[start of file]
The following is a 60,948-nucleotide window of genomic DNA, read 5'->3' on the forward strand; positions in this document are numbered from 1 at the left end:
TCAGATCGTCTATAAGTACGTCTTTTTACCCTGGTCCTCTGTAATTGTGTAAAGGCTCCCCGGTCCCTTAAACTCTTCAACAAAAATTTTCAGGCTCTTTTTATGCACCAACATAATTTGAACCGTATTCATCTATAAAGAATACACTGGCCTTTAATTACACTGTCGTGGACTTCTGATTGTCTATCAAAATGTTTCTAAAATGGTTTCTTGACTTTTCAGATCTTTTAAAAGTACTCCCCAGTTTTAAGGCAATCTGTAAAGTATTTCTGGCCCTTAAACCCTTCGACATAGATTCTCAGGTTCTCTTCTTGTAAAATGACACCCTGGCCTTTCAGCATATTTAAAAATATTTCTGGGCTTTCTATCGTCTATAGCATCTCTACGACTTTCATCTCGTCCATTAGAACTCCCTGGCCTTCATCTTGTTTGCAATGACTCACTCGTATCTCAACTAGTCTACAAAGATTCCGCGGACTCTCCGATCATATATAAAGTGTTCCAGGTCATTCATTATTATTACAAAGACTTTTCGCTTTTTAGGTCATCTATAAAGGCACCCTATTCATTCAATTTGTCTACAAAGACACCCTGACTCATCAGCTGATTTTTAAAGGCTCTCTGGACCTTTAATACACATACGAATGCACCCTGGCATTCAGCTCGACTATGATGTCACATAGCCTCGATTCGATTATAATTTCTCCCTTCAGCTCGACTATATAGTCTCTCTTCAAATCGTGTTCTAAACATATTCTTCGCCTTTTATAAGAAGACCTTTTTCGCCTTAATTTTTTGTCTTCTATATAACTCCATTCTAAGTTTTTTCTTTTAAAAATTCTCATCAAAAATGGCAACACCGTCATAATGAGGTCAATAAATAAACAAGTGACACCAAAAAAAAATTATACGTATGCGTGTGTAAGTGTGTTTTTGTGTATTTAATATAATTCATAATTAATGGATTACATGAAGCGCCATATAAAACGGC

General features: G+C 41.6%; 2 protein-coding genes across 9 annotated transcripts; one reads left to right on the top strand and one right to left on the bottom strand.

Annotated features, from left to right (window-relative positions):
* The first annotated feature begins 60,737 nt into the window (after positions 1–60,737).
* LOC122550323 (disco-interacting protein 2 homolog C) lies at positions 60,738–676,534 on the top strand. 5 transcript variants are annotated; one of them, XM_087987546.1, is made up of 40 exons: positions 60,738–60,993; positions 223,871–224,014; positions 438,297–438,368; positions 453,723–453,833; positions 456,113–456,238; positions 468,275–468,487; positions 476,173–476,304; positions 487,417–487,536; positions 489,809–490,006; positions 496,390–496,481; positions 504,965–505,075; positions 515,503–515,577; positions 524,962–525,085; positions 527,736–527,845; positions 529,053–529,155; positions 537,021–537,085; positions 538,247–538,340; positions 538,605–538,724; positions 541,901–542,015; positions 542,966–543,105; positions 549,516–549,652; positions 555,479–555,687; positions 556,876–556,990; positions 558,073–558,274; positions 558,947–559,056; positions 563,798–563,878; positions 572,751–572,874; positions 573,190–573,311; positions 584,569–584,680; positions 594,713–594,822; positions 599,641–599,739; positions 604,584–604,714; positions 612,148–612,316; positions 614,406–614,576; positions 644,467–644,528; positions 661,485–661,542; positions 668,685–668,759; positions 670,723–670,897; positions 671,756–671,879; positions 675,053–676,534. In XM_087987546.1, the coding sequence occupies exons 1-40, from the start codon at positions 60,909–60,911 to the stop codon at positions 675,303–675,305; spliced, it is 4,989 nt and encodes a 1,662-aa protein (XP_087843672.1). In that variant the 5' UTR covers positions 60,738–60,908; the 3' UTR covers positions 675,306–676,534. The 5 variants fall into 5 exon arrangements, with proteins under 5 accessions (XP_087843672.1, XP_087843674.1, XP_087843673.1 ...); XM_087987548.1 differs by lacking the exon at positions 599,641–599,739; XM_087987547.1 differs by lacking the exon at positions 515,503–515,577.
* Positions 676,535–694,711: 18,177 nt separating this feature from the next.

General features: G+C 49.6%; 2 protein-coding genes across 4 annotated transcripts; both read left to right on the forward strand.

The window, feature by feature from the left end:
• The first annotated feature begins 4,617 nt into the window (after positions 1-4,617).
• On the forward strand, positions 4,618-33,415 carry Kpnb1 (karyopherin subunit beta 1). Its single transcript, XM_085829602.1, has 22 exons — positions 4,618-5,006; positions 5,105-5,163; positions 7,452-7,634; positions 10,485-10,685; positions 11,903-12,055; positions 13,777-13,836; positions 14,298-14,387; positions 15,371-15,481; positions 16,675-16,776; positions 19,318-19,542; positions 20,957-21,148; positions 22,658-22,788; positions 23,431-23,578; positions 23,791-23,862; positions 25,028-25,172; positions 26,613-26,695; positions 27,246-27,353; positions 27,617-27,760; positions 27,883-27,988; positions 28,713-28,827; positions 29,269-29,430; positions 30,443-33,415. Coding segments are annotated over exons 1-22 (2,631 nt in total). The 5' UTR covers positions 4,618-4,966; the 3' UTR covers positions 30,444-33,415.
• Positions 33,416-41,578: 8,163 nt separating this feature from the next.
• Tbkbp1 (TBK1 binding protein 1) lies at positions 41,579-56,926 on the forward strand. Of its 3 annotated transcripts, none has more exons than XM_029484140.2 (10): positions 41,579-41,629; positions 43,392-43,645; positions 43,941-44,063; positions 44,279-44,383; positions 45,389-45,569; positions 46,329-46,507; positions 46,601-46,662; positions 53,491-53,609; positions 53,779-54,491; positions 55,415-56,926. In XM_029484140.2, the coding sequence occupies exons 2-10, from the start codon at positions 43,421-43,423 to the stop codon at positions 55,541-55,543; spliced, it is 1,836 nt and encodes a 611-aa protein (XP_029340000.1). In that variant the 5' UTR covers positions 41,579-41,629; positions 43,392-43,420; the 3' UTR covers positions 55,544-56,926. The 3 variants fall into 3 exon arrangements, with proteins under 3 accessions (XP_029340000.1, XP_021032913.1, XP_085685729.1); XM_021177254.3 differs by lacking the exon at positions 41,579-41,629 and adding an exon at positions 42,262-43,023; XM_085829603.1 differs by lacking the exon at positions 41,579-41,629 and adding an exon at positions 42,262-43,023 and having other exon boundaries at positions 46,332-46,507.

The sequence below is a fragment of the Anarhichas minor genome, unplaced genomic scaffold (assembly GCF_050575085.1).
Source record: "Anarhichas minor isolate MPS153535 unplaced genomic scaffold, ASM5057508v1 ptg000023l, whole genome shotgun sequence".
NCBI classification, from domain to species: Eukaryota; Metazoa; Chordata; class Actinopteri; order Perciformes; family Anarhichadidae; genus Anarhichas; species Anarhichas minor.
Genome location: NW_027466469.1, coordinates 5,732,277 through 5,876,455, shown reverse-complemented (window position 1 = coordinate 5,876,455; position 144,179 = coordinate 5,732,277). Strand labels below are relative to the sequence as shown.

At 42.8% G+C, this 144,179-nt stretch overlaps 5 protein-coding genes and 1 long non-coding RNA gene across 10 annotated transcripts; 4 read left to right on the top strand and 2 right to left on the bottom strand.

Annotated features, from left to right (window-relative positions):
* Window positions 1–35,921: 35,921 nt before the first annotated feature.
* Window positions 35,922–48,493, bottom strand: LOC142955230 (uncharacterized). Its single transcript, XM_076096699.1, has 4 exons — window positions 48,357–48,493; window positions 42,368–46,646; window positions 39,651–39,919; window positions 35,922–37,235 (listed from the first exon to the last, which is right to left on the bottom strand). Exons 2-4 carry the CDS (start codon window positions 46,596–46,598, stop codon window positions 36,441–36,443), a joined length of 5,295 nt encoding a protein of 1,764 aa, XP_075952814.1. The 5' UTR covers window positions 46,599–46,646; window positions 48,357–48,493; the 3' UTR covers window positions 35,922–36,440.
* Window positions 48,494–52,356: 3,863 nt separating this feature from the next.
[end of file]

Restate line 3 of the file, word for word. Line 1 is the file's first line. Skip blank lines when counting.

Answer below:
General features: G+C 41.6%; 2 protein-coding genes across 9 annotated transcripts; one reads left to right on the top strand and one right to left on the bottom strand.